GC: n

S: Stategov – (last access: 12 March 2021); COE – (last access: 12 March 2021).

N: 1. “political organization of a country, supreme civil power, government,” c. 1300, from special use of state (from Old French estat “position, condition; status, stature, station,” and directly from Latin status “a station, position, place; way of standing, posture; order, arrangement, condition,” figuratively “standing, rank; public order, community organization,” noun of action from past participle stem of stare “to stand”); this sense grew out of the meaning “condition of a country” with regard to government, prosperity, etc. (late 13c.), from Latin phrases such as status rei publicæ “condition (or existence) of the republic.”
The sense of “a semi-independent political entity under a federal authority, one of the bodies politic which together make up a federal republic” is from 1774. The British North American colonies occasionally were called states as far back as 1630s; the States has been short for “the United States of America” since 1777; also of the Netherlands. State rights in U.S. political sense is attested from 1798; form states rights is first recorded 1858. Church and state have been contrasted from 1580s. State-socialism attested from 1850.
2. In a popular talk the terms the ‘State’ and Government” are very often used synonymously. Common people use them in an identical sense. Even the king like Louis XIV ignored this distinction when he said. “I am the State”. What he claimed was actually the government and the State whose authority he had possessed.
The political scientists make a clear distinction between the State and government. Some of the difficult problems of political science are solved on the basis of the distinction between the State and government. Some of the difficult problems of political science are solved on the basis of the distinction between the State and government.
The State is more or less permanent and continues from time immemorial. But the government is temporary. It changes frequently. A government may come and go, but the State continues for ever. Death of a ruler or the overthrow of a government in general elections does not mean the change of the State. If the Janata Government replaces the Congress Government, it involves no fundamental changes in the structure of the State of India.
3. – The word state should be capitalized when it comes after the name of a state. For example, “Michigan State.” It seems pretty easy to understand but for residents of Washington State and New York State, it can get confusing. These citizens of these states need to differentiate themselves from other geographical entities namely Washington D.C and New York City.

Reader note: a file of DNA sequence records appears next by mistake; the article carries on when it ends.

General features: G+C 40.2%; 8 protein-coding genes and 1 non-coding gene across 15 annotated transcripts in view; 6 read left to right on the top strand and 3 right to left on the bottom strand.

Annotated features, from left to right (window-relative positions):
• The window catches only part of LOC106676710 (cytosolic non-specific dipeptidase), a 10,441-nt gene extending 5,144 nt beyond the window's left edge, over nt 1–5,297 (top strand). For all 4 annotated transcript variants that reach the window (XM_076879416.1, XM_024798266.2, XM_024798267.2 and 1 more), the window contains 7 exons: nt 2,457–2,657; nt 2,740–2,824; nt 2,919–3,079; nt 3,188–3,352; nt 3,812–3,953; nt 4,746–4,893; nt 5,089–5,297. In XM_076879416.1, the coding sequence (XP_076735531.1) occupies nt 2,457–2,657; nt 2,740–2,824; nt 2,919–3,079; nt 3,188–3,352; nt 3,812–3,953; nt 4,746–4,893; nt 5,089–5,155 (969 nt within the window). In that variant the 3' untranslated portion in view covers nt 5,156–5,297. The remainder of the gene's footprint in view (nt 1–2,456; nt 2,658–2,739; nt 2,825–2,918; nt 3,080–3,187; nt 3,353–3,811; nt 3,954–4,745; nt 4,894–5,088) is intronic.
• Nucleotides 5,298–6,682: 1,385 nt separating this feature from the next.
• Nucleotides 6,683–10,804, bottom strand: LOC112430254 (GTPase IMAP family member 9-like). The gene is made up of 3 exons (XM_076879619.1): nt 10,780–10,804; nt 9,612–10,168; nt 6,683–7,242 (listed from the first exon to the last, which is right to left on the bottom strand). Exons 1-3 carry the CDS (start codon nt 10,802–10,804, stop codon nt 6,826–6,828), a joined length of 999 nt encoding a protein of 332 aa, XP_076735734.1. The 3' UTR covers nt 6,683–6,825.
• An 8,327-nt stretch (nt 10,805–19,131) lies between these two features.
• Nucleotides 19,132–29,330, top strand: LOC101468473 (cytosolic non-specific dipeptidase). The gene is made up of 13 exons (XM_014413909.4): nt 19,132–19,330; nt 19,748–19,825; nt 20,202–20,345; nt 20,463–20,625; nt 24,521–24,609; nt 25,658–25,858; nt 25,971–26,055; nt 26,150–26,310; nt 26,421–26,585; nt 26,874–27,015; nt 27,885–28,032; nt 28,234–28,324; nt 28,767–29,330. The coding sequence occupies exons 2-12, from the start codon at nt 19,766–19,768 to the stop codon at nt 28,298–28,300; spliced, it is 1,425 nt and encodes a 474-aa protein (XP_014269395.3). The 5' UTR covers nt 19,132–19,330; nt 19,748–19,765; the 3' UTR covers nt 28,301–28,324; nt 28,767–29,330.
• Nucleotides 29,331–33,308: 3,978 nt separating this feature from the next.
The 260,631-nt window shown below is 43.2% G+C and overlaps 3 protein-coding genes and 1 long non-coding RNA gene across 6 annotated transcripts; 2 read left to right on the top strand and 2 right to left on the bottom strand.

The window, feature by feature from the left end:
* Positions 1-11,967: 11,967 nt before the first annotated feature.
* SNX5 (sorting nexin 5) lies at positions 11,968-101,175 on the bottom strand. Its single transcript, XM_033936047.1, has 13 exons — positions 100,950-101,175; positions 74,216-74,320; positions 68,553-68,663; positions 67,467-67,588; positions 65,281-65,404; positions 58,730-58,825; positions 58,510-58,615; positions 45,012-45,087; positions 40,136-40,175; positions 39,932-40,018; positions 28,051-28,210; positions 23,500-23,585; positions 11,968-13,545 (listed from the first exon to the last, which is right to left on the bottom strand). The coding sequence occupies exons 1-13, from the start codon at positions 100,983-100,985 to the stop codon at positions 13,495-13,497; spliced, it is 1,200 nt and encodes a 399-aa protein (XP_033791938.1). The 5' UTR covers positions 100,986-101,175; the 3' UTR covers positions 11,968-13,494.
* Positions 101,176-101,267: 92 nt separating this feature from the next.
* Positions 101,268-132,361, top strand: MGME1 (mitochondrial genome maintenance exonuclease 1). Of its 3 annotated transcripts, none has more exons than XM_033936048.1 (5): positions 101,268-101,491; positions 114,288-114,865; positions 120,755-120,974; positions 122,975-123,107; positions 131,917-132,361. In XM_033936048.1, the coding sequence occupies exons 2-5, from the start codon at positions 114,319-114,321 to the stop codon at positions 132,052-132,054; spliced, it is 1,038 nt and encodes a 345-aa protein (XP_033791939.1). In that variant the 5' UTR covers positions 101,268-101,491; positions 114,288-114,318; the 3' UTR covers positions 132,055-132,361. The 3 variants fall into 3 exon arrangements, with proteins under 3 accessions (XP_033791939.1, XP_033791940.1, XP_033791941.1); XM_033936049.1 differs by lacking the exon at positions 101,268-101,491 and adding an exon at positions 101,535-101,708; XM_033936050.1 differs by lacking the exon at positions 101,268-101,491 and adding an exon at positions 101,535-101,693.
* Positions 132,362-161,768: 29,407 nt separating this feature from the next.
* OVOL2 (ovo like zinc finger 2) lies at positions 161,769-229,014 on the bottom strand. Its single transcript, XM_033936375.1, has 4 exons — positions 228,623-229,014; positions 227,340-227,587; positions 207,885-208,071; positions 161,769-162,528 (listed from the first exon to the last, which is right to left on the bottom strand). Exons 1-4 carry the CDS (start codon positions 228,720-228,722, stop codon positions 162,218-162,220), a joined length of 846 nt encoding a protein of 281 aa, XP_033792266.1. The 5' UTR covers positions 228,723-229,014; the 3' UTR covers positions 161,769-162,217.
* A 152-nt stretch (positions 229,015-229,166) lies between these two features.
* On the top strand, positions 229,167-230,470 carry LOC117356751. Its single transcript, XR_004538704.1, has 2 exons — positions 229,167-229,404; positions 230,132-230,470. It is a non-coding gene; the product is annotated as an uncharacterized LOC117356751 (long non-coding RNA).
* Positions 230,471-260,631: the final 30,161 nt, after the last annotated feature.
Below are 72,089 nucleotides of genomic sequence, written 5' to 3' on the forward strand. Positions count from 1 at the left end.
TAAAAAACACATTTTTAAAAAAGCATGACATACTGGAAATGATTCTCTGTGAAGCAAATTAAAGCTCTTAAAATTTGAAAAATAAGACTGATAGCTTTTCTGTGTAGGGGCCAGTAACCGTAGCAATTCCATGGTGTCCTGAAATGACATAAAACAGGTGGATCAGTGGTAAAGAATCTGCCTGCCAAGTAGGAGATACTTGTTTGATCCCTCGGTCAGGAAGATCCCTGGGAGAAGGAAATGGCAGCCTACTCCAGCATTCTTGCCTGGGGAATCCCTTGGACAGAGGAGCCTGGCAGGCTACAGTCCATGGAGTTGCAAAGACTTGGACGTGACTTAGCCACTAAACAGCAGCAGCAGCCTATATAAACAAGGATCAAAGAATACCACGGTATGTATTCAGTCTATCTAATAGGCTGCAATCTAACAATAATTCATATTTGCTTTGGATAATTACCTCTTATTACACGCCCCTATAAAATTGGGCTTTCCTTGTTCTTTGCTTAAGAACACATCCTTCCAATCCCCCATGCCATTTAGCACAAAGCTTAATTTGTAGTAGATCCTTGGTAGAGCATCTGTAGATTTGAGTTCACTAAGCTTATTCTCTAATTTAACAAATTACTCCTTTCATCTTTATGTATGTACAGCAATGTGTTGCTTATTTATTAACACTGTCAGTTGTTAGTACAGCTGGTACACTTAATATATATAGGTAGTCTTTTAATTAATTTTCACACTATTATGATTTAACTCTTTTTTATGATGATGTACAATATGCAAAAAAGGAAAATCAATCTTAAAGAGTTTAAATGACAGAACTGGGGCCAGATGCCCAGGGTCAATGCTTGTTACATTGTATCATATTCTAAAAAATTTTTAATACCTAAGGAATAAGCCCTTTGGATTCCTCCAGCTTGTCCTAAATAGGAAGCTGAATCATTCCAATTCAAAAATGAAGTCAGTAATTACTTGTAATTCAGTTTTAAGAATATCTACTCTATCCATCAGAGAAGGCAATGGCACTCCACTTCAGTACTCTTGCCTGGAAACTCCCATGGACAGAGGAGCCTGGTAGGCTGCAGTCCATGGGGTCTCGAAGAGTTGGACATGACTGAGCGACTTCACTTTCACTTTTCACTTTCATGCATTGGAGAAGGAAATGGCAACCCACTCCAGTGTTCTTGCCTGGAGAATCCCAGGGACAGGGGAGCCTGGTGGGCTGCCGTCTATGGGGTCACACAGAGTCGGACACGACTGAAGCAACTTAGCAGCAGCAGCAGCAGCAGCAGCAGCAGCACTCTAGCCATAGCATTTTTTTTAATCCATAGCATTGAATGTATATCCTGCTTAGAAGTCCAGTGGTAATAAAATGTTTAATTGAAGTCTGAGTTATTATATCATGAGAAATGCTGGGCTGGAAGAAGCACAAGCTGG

For all other state citizens, there’s no need for one to use the word “State” when describing where they are from. For example, it is enough for one to say, “I am from Colorado.” They don’t have to say, “I am from Colorado State”. However, it is not enough for a Washington State resident to simply say, “I am from Washington”. Such a person will have to specify and say, “I am from Washington State.”
The word State must be capitalized when talking about the United States as a country. For example, “Kenya’s first direct flight to the United States was commissioned late last year.” You can also say, “My cousin relocated to the States last month.”
You must also capitalize the word state when it forms the full name of a specific body. For example, “The State Finance Department.” The word should only be capitalized if it forms part of the name of the specific body. For example, you cannot say, “ the State’s Finance Department.” It will have to be as follows, “the state’s Finance department.”
– The word state shouldn’t be capitalized if it comes before the name of the state. For example, it should be “the state of Colorado” and not “the State of Colorado”.
The word state shouldn’t be capitalized if it is used in place of a state’s name. For example, you should say, “She is a state employee.”
In addition, you shouldn’t capitalize the word state is used in a general sense. For example, “The state of affairs in Colorado State is quite okay.”
4. Collocations:

  • Adj.: independent, nation, sovereign; foreign; democratic, one-party, socialist, totalitarian, etc. member member states of the European Union. powerful, strong; weak; neighbouring.
  • state + noun: enterprise, monopoly; control, ownership; property; sector, system; education, school; aid, funding, funds, subsidy, support; benefit, pension, intervention, spending; employee; secret.
  • Phrases: affairs/matters of state; head of state.

5. Cultural Interrelation: We can mention the movie Enemy of the State directed by Tony Scott in 1998.

S: 1. OED – (last access: 5 November 2015). 2. Presart – (last access: 5 November 2015). 3. Capitalize –’t%20be%20capitalized%20if%20it%20comes,She%20is%20a%20state%20employee.%E2%80%9D (last access: 12 March 2021). 4. OD – (last access: 5 November 2015). 5. Swampland – (last access: 8 November 2015).


CR: government, intergovernmental organisation, member state.